A study looking at an increased dose of intensity modulated radiotherapy to treat head and neck cancer (ArChIMEDEs-Op)

Please note - this trial is no longer recruiting patients. We hope to add results when they are available.

Cancer type:

Head and neck cancers
Mouth (oral) cancer





This study is looking at an increased dose of intensity modulated radiotherapy (IMRT) to treat cancer where the mouth joins the throat (the oropharynx). Doctors call this oropharyngeal cancer. This study is for people whose oropharyngeal cancer is not linked to the human papilloma virus (HPV) Open a glossary item.

Doctors can treat oropharyngeal cancer with a combination of chemotherapy and radiotherapy (chemoradiation Open a glossary item). But standard chemoradiation doesn’t work so well in cancers that aren’t linked to HPV. So doctors are always looking for ways to improve treatment for these people.

The aim of this study is to see if it is safe and possible to give a 5 week course of radiotherapy at an increased dose with standard dose chemotherapy to treat oropharyngeal cancer that is HPV negative.

Who can enter

You may be able to enter this study if

  • You have cancer where your mouth joins your throat (oropharyngeal cancer) that is of the most common type called squamous cell
  • Your cancer has grown into surrounding tissues or spread to nearby lymph nodes Open a glossary item (it is locally advanced Open a glossary item)
  • Your cancer is negative for the HPV virus and a protein called P16 – the researchers will test for this
  • You are having chemoradiation with the aim of curing your cancer and are having radiotherapy to both sides of your neck
  • You are well enough to carry out all your normal activities, apart from heavy physical work (performance status of 0 or 1)
  • You have satisfactory blood test results
  • You are willing to use reliable contraception if there is any chance you or your partner could become pregnant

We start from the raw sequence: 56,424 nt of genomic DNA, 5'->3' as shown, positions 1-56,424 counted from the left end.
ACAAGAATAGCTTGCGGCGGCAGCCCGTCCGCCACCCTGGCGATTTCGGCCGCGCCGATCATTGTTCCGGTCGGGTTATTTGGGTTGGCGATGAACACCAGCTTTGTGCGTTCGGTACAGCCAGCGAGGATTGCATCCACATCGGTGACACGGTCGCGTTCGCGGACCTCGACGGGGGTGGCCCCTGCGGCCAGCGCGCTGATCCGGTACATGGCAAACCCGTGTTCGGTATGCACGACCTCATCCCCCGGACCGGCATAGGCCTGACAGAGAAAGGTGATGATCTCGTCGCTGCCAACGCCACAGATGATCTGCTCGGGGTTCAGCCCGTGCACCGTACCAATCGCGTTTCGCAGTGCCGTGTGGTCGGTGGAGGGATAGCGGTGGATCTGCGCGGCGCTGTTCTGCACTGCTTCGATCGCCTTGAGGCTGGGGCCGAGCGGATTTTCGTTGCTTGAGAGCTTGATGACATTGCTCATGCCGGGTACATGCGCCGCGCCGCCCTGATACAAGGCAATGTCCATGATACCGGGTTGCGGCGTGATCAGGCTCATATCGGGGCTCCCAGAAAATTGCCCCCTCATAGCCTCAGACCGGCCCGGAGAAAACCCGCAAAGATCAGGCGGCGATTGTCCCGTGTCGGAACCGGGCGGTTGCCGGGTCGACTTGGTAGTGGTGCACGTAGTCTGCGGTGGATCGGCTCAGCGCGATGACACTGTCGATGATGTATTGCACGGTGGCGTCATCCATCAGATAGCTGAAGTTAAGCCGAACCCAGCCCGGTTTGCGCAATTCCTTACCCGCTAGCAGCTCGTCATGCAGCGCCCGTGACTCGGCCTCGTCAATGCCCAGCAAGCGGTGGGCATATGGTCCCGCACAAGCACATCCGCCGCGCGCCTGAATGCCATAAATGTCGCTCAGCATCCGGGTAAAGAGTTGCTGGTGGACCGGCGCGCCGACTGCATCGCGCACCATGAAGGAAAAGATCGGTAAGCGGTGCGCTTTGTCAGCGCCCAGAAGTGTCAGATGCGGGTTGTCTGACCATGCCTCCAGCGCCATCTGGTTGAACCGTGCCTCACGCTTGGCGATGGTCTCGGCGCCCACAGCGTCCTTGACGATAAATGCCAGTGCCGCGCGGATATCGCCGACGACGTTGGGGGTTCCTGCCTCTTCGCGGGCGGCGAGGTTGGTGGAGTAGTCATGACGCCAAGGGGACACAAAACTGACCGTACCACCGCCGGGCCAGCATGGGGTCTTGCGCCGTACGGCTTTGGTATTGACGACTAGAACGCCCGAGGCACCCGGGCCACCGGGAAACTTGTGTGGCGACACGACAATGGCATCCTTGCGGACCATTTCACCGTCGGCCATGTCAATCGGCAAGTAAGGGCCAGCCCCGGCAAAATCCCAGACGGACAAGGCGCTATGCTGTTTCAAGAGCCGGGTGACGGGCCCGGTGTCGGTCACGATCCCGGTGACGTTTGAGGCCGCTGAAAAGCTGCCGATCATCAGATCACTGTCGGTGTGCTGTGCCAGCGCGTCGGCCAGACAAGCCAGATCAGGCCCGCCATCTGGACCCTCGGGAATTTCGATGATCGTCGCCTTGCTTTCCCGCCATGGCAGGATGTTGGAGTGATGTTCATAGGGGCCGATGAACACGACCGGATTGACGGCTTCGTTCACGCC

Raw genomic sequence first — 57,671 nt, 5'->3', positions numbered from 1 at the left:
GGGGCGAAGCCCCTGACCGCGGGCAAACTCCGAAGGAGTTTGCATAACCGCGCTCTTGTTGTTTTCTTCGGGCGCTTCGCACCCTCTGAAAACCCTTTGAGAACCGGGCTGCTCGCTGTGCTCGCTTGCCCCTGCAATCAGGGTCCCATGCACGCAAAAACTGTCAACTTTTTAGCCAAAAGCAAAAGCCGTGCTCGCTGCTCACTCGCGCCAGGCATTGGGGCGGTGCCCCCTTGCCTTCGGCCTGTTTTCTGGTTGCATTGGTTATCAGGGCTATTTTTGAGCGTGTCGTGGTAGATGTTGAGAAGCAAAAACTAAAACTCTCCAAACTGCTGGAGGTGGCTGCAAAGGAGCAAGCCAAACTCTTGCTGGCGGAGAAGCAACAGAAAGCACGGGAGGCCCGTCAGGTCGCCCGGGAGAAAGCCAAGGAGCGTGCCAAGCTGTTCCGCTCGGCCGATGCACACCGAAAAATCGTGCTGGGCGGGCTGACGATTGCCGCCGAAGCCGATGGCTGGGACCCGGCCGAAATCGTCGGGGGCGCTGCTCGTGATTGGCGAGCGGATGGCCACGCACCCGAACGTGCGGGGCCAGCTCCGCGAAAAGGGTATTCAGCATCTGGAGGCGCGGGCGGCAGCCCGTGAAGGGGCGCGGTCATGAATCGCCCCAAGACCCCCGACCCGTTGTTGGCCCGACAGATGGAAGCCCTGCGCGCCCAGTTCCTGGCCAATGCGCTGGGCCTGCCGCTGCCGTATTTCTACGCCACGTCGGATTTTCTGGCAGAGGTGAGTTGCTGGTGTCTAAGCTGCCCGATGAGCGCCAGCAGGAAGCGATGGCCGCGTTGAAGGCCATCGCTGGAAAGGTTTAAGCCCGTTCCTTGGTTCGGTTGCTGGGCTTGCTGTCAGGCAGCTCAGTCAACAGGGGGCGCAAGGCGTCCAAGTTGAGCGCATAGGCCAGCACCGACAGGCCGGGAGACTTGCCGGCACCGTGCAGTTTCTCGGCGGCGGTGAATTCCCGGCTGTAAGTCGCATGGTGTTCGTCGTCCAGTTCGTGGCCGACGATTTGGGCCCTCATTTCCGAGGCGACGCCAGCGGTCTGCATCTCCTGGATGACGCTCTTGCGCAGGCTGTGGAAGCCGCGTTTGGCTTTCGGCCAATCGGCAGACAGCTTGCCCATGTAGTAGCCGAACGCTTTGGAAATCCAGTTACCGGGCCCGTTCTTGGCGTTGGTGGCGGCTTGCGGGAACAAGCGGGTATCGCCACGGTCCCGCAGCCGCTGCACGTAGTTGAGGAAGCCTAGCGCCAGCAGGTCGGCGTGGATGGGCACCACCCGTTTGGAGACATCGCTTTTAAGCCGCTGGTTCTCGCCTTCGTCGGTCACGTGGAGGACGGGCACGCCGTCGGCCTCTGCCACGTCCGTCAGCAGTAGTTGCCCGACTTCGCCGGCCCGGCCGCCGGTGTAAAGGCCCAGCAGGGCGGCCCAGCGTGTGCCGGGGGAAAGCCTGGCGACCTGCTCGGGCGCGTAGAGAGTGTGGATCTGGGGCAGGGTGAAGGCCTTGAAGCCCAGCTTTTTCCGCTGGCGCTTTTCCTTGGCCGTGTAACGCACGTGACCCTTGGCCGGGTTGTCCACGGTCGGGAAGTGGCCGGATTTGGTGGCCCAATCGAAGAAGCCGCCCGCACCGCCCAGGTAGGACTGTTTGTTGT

• You are between 18 and 75 years old

You cannot enter this trial if you

  • Have already had radiotherapy to your head and neck
  • Are only having radiotherapy to 1 side of your neck
  • Have had a heart attack in the past 6 months or any other serious heart problem
  • Have had another cancer in the past 3 years apart from basal cell skin cancer and in situ carcinoma of the cervix
  • Have any other medical condition that could affect you taking part in this study
  • Are pregnant or breast feeding

Trial design

This is a feasibility study. It will recruit 15 people who are having treatment at the University Hospitals Birmingham NHS Foundation Trust.

Everyone has radiotherapy for 5 weeks (Monday to Friday).

Everyone also has cisplatin chemotherapy. You may have cisplatin during the 1st and 5th week of your radiotherapy. Your doctor will talk to you about this. You have cisplatin as a drip into a vein.

If your doctor thinks you are unable to have cisplatin, they will give you another chemotherapy drug called carboplatin. You have carboplatin as a drip into a vein.

As a part of planning your radiotherapy, you will have a special plastic mask made to wear during your radiotherapy. This is to make sure that the radiotherapy is aimed accurately each time.

Hospital visits

You see the doctor to have some tests before taking part in this study. These tests usually include

Your doctor will also ask you about what you eat.

Every week during radiotherapy your doctor will see you to find out about any side effects you are having from the radiotherapy. You also see a dietician Open a glossary item each week who will ask you about your eating and drinking.

After radiotherapy you see the doctor

  • Weekly for 2 months
  • 3 monthly to 1 year
  • 6 monthly to 2 years
  • Yearly to 5 years

Side effects

The most common short term side effects of radiotherapy to the head and neck are

The most common side effects of cisplatin are

Your doctor will talk to you about the possible side effects of treatment.

We have more information about side effects of radiotherapy to the head and neck in our head and neck radiotherapy side effects section. We also have more information about cisplatin in our cancer drugs section.

Recruitment start:

Recruitment end:

How to join a clinical trial

Please note: In order to join a trial you will need to discuss it with your doctor, unless otherwise specified.

Please note - unless we state otherwise in the summary, you need to talk to your doctor about joining a trial.

Chief Investigator

Dr Paul Sanghera

Supported by

Queen Elizabeth Hospital Birmingham Charities
University Hospital Birmingham NHS Foundation Trust

Questions about cancer? Contact our information nurses

Freephone 0808 800 4040

Last review date

CRUK internal database number:

Oracle 9308

Please note - unless we state otherwise in the summary, you need to talk to your doctor about joining a trial.

Charlie took part in a trial to try new treatments

A picture of Charlie

“I think it’s really important that people keep signing up to these type of trials to push research forward.”

Last reviewed:

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